Saturday, November 24, 2012

Lesson #1 - No Judgment

Today was the Christmas parade and I had to be in it. The high school band had to march, the colorguard had to twirl, I am the colorguard coach, I had to be there. Bummer. It's like being diabetic and having a best friend who owns a pastry shop. I didn't even want a taste... But I was going to have a heaping helping.
   It just so happened that the parade line-up was two doors down from my house.
   I love my little house. It was where we came after we lost everything, and I mean everything. The floor sags, it's too small for us now and there is always, ALWAYS something wrong with the bathroom. We've done some work on it, but it's over 100 years old and we can't afford to do the kind of work that needs to be done. I can't keep up with Kyser's randomness and I have randomness of my own, so it's always kind of messy. In short, the little house that I claim to love, I am actually embarrassed to invite people to. When I have people sit for Kyser I always find a reason to have Kyser go to their house, because I am embarrassed. It is very seldom that we have friends over for Kyser to play with, because I am embarrassed. We are messy, we don't have room for all of the crap we have accumulated and I can't keep up.
   I'm not sure what I think that I deserve. Isn't that what embarrassment comes from? A lack of humility? I can remember being "embarrassed" by Kyser's fit throwing in stores a couple of times because I was afraid people would think I am a bad parent. Funny that, because last night, Kyser stayed up until almost midnight and ate squeezey cheese with me. In some books, that makes me a terrible parent... I'm not sure why I think I deserve any more than I have. For someone who should be so humble, I have a very high opinion of myself. I take care of what I have, I work hard, I'm a good person, right? Shouldn't I have a home that reflects that? Exactly what kind of house that would be, I can't tell you. I can only tell you that it is more than this...
   When a co-worker of mine who was at the parade as well asked if he could use the bathroom at my house, I immediately began apologizing for my house. It's small, it's old, it's messy, I don't know if the bathroom is clean... I almost asked him if he wouldn't rather just go in the yard. I brought him over, apologizing the whole way, showed him to the bathroom, apologized for each room we went through, for the bathroom and apologized when he was done and we were walking out.
    The parade started and ended. I came back to my house, relieved to be done. Suddenly the mess seemed homey, the smallness seemed cozy. And the word I was looking for was "hypocrite." I was judging myself with a lenience that I didn't deserve. Who am I to tell God what I deserve? God, I'm a good person. God, I work hard. God, I am so embarrassed of what You have already blessed me with that I don't let people come over to my house...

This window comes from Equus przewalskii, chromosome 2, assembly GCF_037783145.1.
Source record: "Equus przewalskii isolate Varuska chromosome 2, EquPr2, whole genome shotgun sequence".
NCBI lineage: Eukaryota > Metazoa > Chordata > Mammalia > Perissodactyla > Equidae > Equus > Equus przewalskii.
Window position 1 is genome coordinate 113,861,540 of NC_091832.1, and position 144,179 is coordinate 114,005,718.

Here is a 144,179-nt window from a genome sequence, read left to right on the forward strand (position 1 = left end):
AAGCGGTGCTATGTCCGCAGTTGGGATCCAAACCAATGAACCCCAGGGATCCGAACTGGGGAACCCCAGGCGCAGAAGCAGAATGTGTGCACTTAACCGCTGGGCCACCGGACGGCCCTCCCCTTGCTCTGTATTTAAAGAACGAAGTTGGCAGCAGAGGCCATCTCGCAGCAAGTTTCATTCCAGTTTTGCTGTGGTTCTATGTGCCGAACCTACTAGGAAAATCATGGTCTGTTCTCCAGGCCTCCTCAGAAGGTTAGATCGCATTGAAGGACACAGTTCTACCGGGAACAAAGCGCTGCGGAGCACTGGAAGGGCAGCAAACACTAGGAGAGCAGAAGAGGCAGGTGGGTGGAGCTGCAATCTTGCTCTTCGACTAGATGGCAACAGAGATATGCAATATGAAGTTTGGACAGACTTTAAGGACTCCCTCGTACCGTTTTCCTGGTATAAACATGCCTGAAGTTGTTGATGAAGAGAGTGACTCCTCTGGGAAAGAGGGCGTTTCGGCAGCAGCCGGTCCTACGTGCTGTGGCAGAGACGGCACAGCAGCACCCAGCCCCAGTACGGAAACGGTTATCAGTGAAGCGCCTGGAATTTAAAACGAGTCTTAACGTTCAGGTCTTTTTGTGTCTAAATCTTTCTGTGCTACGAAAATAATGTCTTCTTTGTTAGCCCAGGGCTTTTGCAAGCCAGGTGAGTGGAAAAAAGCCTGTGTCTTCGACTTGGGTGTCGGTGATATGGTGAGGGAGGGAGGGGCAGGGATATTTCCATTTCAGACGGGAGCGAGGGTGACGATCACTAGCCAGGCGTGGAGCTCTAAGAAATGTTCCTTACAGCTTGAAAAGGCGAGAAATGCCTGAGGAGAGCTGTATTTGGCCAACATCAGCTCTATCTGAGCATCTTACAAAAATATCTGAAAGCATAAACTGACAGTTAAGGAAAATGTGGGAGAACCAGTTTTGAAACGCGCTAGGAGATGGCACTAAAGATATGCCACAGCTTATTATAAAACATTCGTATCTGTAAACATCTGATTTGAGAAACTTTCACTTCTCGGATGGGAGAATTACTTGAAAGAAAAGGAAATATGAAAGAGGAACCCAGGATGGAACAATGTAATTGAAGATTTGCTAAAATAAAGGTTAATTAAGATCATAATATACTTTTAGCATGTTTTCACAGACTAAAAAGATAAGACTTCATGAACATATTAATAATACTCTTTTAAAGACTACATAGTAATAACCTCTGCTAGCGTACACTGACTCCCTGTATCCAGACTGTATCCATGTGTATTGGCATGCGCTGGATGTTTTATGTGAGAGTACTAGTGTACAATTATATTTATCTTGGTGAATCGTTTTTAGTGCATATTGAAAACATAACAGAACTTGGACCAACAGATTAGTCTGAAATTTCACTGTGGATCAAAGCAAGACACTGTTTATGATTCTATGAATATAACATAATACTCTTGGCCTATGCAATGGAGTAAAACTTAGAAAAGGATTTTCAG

I only realized all of this after I went on my Finding Christmas quest today. It was after the parade and I needed a Diet Mt. Dew like nobody's business, so I went down to Casey's and I figured I'd kill two birds with one stone as I was already regretting my nighttime revelation/declaration. I went up to the counter and asked the lady if any of the people at the gas pump were paying cash. She looked at me like I was crazy. So then I explained. And as I started explaining the whole thing to her, I started crying... without even realizing it. She nodded her head and said if I would just wait a minute there would be an opportunity. I had just turned to go sit at the table when she said "Hey, pump one." I turned and looked out door. Nice car, nice coat, very "fixey" older lady on pump one. I was immediately disappointed. I wanted to help someone who NEEDED it. This woman looked like she lived in a nicer house than I did.
   But then, didn't EVERYONE live in a nicer house than I did?
   I nodded at the lady behind the counter, payed the $10.01 gas bill for the lady and left just as she was walking through the door.
   Part of losing the Christmas spirit, it became obvious to me, was my tendency to judge others harshly and judge myself with lenience. Perhaps I have been so convinced that I deserve more, that I deserve better than what I have been blessed with, that I have adopted the belief that nothing I have is good enough for anyone. But I don't want that to be taken as a request for pity. This is an attitude of haughtiness and upper-handedness that I am talking about, that I possess. It is faux-inferiority. It is a lie.
   I do this all of the time, and if you are reading this I have probably done it to you. Truth is, I don't deserve even a fraction of what I have. If I could replace all of my faux-inferiority with humility, I could humble myself and embrace the belief that every single thing that I have is a blessing that I should be grateful for instead of being embarrassed by the fact that it's not as roomy, as new, or as luxurious as what others may have.
   And the service that I provided today, well, it may not have been what I expected it to be, but that's what you get when you live your life by a set of quantifiers, when you replace humility with an attitude of entitlement. Day one is done.
   WHAT I LEARNED ABOUT MYSELF: I have an incredibly high opinion of myself in that I believe that I deserve better than what I am able to afford. That has become part of the problem in that I don't think what I have is good enough for me, so why would I feel like what I have to give is good enough for anyone else, but this is not done out of a spirit of humility or self pity. It is my faux-inferiority that I use to cover up my selfishness.
WHAT I LEARNED ABOUT GOD TODAY: He still cares enough about me to put me under some serious conviction.


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